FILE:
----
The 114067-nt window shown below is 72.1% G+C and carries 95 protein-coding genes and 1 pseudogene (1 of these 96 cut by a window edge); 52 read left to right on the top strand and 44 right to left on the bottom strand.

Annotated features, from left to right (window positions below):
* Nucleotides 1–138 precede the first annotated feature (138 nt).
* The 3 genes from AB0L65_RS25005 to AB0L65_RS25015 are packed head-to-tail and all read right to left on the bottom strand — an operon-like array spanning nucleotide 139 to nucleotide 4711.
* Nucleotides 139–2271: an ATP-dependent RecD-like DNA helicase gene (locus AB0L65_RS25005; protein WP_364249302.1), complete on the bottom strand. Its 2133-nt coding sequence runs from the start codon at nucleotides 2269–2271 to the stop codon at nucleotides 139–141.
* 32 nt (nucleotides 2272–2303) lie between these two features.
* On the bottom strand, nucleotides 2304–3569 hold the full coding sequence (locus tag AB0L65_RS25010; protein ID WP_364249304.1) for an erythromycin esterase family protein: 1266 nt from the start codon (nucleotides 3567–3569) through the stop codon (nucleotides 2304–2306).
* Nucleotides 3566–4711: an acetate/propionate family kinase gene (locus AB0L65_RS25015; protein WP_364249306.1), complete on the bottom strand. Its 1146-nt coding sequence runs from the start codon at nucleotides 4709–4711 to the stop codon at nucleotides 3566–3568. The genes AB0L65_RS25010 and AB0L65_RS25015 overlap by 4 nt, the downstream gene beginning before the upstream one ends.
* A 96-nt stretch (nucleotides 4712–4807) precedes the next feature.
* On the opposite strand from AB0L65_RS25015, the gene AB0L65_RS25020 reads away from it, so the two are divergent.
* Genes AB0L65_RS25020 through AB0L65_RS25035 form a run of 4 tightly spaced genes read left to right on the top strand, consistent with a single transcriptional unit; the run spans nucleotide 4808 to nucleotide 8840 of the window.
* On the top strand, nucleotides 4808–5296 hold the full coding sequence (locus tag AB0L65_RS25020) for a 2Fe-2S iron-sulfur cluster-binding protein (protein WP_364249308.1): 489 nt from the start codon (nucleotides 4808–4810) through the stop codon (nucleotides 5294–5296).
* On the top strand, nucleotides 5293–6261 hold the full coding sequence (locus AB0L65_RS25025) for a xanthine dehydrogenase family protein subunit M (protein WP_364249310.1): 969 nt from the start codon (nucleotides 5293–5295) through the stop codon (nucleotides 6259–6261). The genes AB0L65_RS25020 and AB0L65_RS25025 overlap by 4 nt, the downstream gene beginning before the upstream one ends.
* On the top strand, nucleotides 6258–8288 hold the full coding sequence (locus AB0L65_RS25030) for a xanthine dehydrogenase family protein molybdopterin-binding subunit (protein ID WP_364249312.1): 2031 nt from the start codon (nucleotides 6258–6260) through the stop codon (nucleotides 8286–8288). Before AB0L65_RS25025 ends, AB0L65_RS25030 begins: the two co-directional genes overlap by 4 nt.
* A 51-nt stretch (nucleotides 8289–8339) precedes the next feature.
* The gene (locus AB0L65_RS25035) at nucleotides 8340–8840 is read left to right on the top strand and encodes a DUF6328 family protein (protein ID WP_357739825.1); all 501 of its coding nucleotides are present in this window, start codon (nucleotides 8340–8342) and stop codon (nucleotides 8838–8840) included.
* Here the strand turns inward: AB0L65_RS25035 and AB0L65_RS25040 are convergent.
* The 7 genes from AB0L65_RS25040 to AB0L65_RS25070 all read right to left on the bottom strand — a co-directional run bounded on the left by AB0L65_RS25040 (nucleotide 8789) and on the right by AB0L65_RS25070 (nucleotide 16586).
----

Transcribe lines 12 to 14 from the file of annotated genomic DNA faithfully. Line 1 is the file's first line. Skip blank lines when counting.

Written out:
* On the top strand, nucleotides 4808–5296 hold the full coding sequence (locus tag AB0L65_RS25020) for a 2Fe-2S iron-sulfur cluster-binding protein (protein WP_364249308.1): 489 nt from the start codon (nucleotides 4808–4810) through the stop codon (nucleotides 5294–5296).
* On the top strand, nucleotides 5293–6261 hold the full coding sequence (locus AB0L65_RS25025) for a xanthine dehydrogenase family protein subunit M (protein WP_364249310.1): 969 nt from the start codon (nucleotides 5293–5295) through the stop codon (nucleotides 6259–6261). The genes AB0L65_RS25020 and AB0L65_RS25025 overlap by 4 nt, the downstream gene beginning before the upstream one ends.
* On the top strand, nucleotides 6258–8288 hold the full coding sequence (locus AB0L65_RS25030) for a xanthine dehydrogenase family protein molybdopterin-binding subunit (protein ID WP_364249312.1): 2031 nt from the start codon (nucleotides 6258–6260) through the stop codon (nucleotides 8286–8288). Before AB0L65_RS25025 ends, AB0L65_RS25030 begins: the two co-directional genes overlap by 4 nt.